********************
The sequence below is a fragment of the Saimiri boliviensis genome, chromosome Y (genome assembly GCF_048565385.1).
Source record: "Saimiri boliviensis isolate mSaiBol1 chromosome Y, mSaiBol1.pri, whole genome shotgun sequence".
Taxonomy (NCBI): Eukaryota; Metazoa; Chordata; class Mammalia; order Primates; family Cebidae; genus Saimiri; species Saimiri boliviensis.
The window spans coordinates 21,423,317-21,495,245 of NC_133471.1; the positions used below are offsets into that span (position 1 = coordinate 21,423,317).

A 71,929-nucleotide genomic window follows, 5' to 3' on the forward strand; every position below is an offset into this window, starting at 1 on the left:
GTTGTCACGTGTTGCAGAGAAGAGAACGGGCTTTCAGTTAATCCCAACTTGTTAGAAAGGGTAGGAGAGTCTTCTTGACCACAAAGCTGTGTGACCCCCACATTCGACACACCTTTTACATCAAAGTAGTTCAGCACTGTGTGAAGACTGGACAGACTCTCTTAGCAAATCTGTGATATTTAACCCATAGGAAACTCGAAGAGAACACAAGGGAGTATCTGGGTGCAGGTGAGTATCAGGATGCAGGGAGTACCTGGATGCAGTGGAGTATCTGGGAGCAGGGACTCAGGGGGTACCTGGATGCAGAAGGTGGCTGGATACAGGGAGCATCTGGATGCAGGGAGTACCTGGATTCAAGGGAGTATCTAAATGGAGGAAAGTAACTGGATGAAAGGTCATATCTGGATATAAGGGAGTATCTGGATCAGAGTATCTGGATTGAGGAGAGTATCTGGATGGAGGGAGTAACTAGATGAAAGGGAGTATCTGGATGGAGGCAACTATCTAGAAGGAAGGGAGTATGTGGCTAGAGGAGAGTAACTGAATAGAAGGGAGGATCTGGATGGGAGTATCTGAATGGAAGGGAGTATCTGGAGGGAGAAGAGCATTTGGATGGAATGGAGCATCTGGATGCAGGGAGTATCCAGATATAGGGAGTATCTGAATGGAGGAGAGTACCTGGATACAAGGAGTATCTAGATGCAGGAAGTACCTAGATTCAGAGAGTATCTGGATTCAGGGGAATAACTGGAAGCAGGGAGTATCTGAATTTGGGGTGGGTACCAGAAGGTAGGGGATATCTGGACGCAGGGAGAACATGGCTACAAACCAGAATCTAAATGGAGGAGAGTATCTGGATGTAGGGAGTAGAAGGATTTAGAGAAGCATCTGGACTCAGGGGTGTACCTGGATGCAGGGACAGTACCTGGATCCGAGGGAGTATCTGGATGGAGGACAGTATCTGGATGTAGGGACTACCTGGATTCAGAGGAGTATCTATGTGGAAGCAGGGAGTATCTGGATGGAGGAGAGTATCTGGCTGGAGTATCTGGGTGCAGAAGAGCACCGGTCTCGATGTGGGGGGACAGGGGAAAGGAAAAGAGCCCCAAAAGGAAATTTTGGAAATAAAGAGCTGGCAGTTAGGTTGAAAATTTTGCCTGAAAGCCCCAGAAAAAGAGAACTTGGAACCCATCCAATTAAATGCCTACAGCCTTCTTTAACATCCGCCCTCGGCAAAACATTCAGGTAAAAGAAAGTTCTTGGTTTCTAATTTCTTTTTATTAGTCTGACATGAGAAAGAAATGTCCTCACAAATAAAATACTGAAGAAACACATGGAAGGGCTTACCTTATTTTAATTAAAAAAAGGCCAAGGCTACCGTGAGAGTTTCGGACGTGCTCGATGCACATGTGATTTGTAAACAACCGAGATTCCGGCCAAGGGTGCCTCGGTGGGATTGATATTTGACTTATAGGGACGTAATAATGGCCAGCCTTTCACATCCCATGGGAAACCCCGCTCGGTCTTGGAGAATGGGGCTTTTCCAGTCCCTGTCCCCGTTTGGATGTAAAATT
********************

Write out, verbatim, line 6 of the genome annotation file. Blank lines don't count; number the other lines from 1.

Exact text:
GTTGTCACGTGTTGCAGAGAAGAGAACGGGCTTTCAGTTAATCCCAACTTGTTAGAAAGGGTAGGAGAGTCTTCTTGACCACAAAGCTGTGTGACCCCCACATTCGACACACCTTTTACATCAAAGTAGTTCAGCACTGTGTGAAGACTGGACAGACTCTCTTAGCAAATCTGTGATATTTAACCCATAGGAAACTCGAAGAGAACACAAGGGAGTATCTGGGTGCAGGTGAGTATCAGGATGCAGGGAGTACCTGGATGCAGTGGAGTATCTGGGAGCAGGGACTCAGGGGGTACCTGGATGCAGAAGGTGGCTGGATACAGGGAGCATCTGGATGCAGGGAGTACCTGGATTCAAGGGAGTATCTAAATGGAGGAAAGTAACTGGATGAAAGGTCATATCTGGATATAAGGGAGTATCTGGATCAGAGTATCTGGATTGAGGAGAGTATCTGGATGGAGGGAGTAACTAGATGAAAGGGAGTATCTGGATGGAGGCAACTATCTAGAAGGAAGGGAGTATGTGGCTAGAGGAGAGTAACTGAATAGAAGGGAGGATCTGGATGGGAGTATCTGAATGGAAGGGAGTATCTGGAGGGAGAAGAGCATTTGGATGGAATGGAGCATCTGGATGCAGGGAGTATCCAGATATAGGGAGTATCTGAATGGAGGAGAGTACCTGGATACAAGGAGTATCTAGATGCAGGAAGTACCTAGATTCAGAGAGTATCTGGATTCAGGGGAATAACTGGAAGCAGGGAGTATCTGAATTTGGGGTGGGTACCAGAAGGTAGGGGATATCTGGACGCAGGGAGAACATGGCTACAAACCAGAATCTAAATGGAGGAGAGTATCTGGATGTAGGGAGTAGAAGGATTTAGAGAAGCATCTGGACTCAGGGGTGTACCTGGATGCAGGGACAGTACCTGGATCCGAGGGAGTATCTGGATGGAGGACAGTATCTGGATGTAGGGACTACCTGGATTCAGAGGAGTATCTATGTGGAAGCAGGGAGTATCTGGATGGAGGAGAGTATCTGGCTGGAGTATCTGGGTGCAGAAGAGCACCGGTCTCGATGTGGGGGGACAGGGGAAAGGAAAAGAGCCCCAAAAGGAAATTTTGGAAATAAAGAGCTGGCAGTTAGGTTGAAAATTTTGCCTGAAAGCCCCAGAAAAAGAGAACTTGGAACCCATCCAATTAAATGCCTACAGCCTTCTTTAACATCCGCCCTCGGCAAAACATTCAGGTAAAAGAAAGTTCTTGGTTTCTAATTTCTTTTTATTAGTCTGACATGAGAAAGAAATGTCCTCACAAATAAAATACTGAAGAAACACATGGAAGGGCTTACCTTATTTTAATTAAAAAAAGGCCAAGGCTACCGTGAGAGTTTCGGACGTGCTCGATGCACATGTGATTTGTAAACAACCGAGATTCCGGCCAAGGGTGCCTCGGTGGGATTGATATTTGACTTATAGGGACGTAATAATGGCCAGCCTTTCACATCCCATGGGAAACCCCGCTCGGTCTTGGAGAATGGGGCTTTTCCAGTCCCTGTCCCCGTTTGGATGTAAAATT